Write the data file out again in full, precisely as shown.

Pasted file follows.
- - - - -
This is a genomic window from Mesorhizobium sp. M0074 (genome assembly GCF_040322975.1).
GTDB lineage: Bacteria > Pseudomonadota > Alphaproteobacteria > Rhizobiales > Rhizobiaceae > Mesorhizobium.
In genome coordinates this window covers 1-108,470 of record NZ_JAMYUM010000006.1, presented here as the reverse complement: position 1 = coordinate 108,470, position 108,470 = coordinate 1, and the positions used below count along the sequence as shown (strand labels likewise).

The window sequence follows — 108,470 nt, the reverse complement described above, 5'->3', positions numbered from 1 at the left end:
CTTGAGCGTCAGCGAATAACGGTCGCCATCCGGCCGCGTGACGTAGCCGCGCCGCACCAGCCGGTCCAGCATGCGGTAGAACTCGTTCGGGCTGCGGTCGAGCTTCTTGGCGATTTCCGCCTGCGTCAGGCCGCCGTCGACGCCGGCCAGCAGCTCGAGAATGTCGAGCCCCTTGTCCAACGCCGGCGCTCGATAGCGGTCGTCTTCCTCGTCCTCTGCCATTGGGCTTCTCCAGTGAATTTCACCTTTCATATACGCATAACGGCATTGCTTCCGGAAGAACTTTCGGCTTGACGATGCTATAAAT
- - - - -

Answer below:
This is a genomic window from Mesorhizobium sp. M0074 (genome assembly GCF_040322975.1).
GTDB lineage: Bacteria > Pseudomonadota > Alphaproteobacteria > Rhizobiales > Rhizobiaceae > Mesorhizobium.
In genome coordinates this window covers 1-108,470 of record NZ_JAMYUM010000006.1, presented here as the reverse complement: position 1 = coordinate 108,470, position 108,470 = coordinate 1, and the positions used below count along the sequence as shown (strand labels likewise).

The window sequence follows — 108,470 nt, the reverse complement described above, 5'->3', positions numbered from 1 at the left end:
CTTGAGCGTCAGCGAATAACGGTCGCCATCCGGCCGCGTGACGTAGCCGCGCCGCACCAGCCGGTCCAGCATGCGGTAGAACTCGTTCGGGCTGCGGTCGAGCTTCTTGGCGATTTCCGCCTGCGTCAGGCCGCCGTCGACGCCGGCCAGCAGCTCGAGAATGTCGAGCCCCTTGTCCAACGCCGGCGCTCGATAGCGGTCGTCTTCCTCGTCCTCTGCCATTGGGCTTCTCCAGTGAATTTCACCTTTCATATACGCATAACGGCATTGCTTCCGGAAGAACTTTCGGCTTGACGATGCTATAAAT